1979: Tai Ji Shi Pu (Poems of Taiji).
1993: Fa Shang Sui Yue (Ages on my Hair).

Anthologies39
1973: The Orchid Boat.
1985: The Poetry of Singapore.
1998: Memories and Desires: A Poetic History of Singapore.
2009: Twentieth-Century Chinese Women’s Poetry: An Anthology; Tumasik: Contemporary Writing from Singapore.



Author
Chor Poh Chin



References
1.
Koh, T., et al. (Eds.). (2006). Singapore: The encyclopedia. Singapore: Editions Didier Millet in association with the National Heritage Board, p. 155. (Call no.: RSING 959.57003 SIN-[HIS]); Troubled times stir the soul and pen of a poet. (1996, August 31). The Straits Times, p. 2. Retrieved from NewspaperSG.
2.
Purushothaman, V. (Ed.). (2002). Narratives: Notes on a cultural journey: Cultural medallion recipients 1979–2001. Singapore: National Arts Council, p. 64. (Call no.: RSING 700.95957 NAR)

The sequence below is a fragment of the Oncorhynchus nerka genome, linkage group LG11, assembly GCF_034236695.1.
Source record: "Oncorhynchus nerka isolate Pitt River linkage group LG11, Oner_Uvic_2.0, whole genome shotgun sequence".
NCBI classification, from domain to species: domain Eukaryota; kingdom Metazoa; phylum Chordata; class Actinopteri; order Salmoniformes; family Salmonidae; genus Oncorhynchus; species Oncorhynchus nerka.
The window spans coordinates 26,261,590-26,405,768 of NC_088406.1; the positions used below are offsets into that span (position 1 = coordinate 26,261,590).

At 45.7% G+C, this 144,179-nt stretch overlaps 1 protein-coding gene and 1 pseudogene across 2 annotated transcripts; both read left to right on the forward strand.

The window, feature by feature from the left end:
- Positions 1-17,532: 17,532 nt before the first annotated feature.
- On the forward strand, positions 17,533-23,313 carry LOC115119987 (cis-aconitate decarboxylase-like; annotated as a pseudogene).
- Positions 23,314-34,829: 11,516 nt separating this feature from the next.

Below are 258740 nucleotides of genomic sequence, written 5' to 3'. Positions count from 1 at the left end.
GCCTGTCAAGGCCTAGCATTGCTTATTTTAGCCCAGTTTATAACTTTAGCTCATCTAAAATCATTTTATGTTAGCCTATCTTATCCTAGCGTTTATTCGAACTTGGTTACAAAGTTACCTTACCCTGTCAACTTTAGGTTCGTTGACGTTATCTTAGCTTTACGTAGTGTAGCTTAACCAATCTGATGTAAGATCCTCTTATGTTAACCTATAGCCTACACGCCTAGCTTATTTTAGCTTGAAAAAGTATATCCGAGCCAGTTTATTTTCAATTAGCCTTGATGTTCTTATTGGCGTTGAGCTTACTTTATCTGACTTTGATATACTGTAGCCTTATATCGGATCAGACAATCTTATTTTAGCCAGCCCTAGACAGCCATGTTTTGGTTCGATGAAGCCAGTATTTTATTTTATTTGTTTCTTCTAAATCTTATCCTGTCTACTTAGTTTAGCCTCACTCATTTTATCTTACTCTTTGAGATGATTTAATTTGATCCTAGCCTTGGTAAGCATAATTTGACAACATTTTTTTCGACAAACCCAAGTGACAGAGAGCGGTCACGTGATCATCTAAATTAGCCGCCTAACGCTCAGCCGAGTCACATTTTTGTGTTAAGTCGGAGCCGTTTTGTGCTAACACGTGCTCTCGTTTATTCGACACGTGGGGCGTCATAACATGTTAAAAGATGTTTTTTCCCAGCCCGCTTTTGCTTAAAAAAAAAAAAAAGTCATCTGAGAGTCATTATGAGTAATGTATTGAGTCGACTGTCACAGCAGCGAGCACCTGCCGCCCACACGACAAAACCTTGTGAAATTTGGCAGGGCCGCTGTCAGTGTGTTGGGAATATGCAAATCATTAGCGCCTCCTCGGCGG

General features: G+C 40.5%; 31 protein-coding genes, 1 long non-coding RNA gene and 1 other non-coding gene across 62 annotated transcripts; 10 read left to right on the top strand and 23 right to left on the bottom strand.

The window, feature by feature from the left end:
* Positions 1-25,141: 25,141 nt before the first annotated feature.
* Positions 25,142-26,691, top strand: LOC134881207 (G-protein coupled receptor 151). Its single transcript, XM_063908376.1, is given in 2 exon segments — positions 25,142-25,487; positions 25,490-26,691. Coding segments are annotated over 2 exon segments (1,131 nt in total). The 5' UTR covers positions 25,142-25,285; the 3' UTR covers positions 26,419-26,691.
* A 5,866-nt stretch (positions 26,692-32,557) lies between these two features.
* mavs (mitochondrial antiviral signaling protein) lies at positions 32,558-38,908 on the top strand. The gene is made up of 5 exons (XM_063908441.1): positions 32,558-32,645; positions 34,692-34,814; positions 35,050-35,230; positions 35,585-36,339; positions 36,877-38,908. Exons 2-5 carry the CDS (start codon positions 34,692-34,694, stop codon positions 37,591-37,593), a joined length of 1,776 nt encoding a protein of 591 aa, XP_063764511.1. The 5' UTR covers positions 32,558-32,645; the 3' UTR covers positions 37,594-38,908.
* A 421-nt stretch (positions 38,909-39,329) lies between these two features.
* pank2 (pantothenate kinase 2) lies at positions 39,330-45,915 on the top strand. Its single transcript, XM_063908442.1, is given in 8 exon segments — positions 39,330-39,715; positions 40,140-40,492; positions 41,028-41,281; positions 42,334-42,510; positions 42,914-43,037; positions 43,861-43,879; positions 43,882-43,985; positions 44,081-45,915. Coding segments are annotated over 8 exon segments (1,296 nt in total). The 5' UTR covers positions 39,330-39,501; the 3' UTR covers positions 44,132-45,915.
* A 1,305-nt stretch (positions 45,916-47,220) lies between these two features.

3.
Tribute.sg. (2012). Lew Poo Chan (Dan Ying). Retrieved from http://www.tribute.sg/artistprofile.php?displayname=Lew+Poo+Chan+%28Dan+Ying%29
4.
National Arts Council Singapore. (2012). Cultural Medallion & Young Artist Award Recipients for Literature. Retrieved from National Arts Council website: https://www.nac.gov.sg/art-forms/literary-arts/local-directory/cultural-medallion-young-artist-award-recipients-for-literature
5.
Tribute.sg. (2012). Lew Poo Chan (Dan Ying). Retrieved from http://www.tribute.sg/artistprofile.php?displayname=Lew+Poo+Chan+%28Dan+Ying%29
6.
张曦娜 [Zhang, X. N.]. (1990, August 13). 诗路回首 [Shi lu hui shou]. 联合早报 [Lianhe Zaobao], p. 43. Retrieved from NewspaperSG; Tribute.sg. (2012). Lew Poo Chan (Dan Ying). Retrieved from http://www.tribute.sg/artistprofile.php?displayname=Lew+Poo+Chan+%28Dan+Ying%29